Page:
349 ABA Journal articles on Cybersecurity.
Feb 12, 2018 1:01 PM CST
Feb 1, 2018 1:30 AM CST
Jan 29, 2018 6:00 AM CSTABA Midyear Meeting. As they pass through U.S. and Canadian customs, they and their electronic devices can be searched.
Jan 25, 2018 11:01 AM CST
Do you use a password manager? Two-factor authentication? The ABA Journal is presenting a yearlong series of cybersecurity stories on the web and our print magazine, and this week legal…
Jan 10, 2018 11:32 AM CST
Jan 10, 2018 8:30 AM CSTcybersecurity series.
Jan 10, 2018 7:00 AM CST
Jan 1, 2018 2:50 AM CST
Corporate litigator Jane Doe sat down at her desk Monday morning and logged on to her computer. She opened an email appearing to be from a client that read: “Hi. Could you please take a look at this document? It’s urgent.” Doe clicked on the attachment. Two weeks later, a hacker website published confidential documents that one of her most important clients had given the firm in connection with a lawsuit alleging environmental violations. Doe’s client called, furious, to inform her that she was discharged, and that the client was considering a lawsuit against her firm.
Every week brings news of major new cyberattacks—the stealing of personal information from Equifax and the federal Office of Personnel Management, the Petya and WannaCry ransomware worms, the Russian hacking of the Democratic National Committee’s emails, to name a few. Indeed, the cyberthreat from criminals, hacktivists and state actors is growing. The costs associated with these malicious activities are staggering: Last year, the Commission on the Theft of American Intellectual Property estimated that the annual cost of IP theft in three major categories may be as high as $600 billion and that the low-end total exceeds $225 billion, or 1.25 percent of the U.S. economy.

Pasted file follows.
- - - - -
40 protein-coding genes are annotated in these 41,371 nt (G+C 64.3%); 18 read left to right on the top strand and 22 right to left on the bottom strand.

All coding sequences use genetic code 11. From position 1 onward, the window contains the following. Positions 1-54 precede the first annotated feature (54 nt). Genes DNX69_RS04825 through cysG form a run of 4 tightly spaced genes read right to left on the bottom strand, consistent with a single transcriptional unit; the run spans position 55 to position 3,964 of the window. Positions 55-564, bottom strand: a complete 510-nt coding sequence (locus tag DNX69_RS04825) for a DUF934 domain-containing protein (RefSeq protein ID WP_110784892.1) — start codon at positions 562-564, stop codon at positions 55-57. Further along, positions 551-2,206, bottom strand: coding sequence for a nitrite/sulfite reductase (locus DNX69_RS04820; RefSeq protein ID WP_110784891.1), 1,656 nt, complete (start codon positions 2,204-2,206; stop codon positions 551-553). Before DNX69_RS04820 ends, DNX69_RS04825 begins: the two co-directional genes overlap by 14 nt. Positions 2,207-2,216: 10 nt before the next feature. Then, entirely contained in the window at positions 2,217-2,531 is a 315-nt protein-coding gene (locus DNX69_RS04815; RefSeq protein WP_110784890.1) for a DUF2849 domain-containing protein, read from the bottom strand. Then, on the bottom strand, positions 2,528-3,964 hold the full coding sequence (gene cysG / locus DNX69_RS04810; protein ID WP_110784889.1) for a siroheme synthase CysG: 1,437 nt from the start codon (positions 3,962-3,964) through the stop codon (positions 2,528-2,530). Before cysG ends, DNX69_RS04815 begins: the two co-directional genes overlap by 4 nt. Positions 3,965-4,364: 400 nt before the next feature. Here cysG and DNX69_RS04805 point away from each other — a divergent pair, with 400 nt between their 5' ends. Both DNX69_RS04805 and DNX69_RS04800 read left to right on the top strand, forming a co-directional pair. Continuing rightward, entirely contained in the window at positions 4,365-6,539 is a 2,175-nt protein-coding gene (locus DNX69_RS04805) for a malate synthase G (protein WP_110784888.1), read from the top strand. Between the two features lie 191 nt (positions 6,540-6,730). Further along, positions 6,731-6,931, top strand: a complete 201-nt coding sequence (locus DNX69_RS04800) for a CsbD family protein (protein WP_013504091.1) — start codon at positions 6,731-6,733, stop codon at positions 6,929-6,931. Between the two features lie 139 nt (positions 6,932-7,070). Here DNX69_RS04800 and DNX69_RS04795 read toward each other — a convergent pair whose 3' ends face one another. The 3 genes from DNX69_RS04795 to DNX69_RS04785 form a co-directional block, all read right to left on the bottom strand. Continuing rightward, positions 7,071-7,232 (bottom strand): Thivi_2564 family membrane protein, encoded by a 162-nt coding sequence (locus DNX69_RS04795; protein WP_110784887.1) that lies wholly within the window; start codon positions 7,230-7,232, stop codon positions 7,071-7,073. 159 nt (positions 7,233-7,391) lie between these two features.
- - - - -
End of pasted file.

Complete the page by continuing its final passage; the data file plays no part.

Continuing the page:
Law firms have not been immune. In fact, they have been a ripe target:
The nature of their work and the resulting sensitive data make law firms enticing targets. Law firms conduct due diligence and internal investigations, negotiate settlements, provide advice on regulatory issues, and handle important contractual negotiations and litigations. In the course of their representations, they often have access to a wide range of confidential client information, including trade secrets and other intellectual property, financial data, business strategies and national security information. All of this can be valuable to criminals seeking monetary gain, to businesses seeking a competitive edge or to foreign intelligence services.
Technology enhances the risk. Records that a law firm once kept on physical pieces of paper in file cabinets now reside on data servers or in the cloud. Lawyers increasingly communicate using mobile devices or email. Firms’ use of a growing number of devices that are connected to the internet—the “internet of things”—creates new vectors of vulnerability. While these developments may have made the logistics of legal practice easier, they have also introduced additional opportunities for illicit access.
Jan 1, 2018 2:45 AM CST
Jan 1, 2018 2:40 AM CST
Dec 22, 2017 8:00 AM CST
DLA Piper had planned its response to a cyberbreach before its systems shut down in response to a major malware attack last June.
Don Jaycox, DLA Piper’s chief information officer…
Dec 19, 2017 4:04 PM CST
A federal judge has ordered cryptocurrency exchange Coinbase to hand over user data to the Internal Revenue Service.
Twelve months into this court battle, Coinbase and the IRS have been…
Nov 30, 2017 3:30 PM CST
BakerHostetler and Perkins Coie are “founding stewards” in the new blockchain-based identity network Sovrin.
On account of high-profile data breaches of personal information and the increased interest and feasibility of…
Nov 28, 2017 10:56 AM CST
An in-house attorney for Uber is no longer with the company after it was discovered that he’d helped suppress news of a data breach, the Recorder has reported.
Nov 22, 2017 11:18 AM CST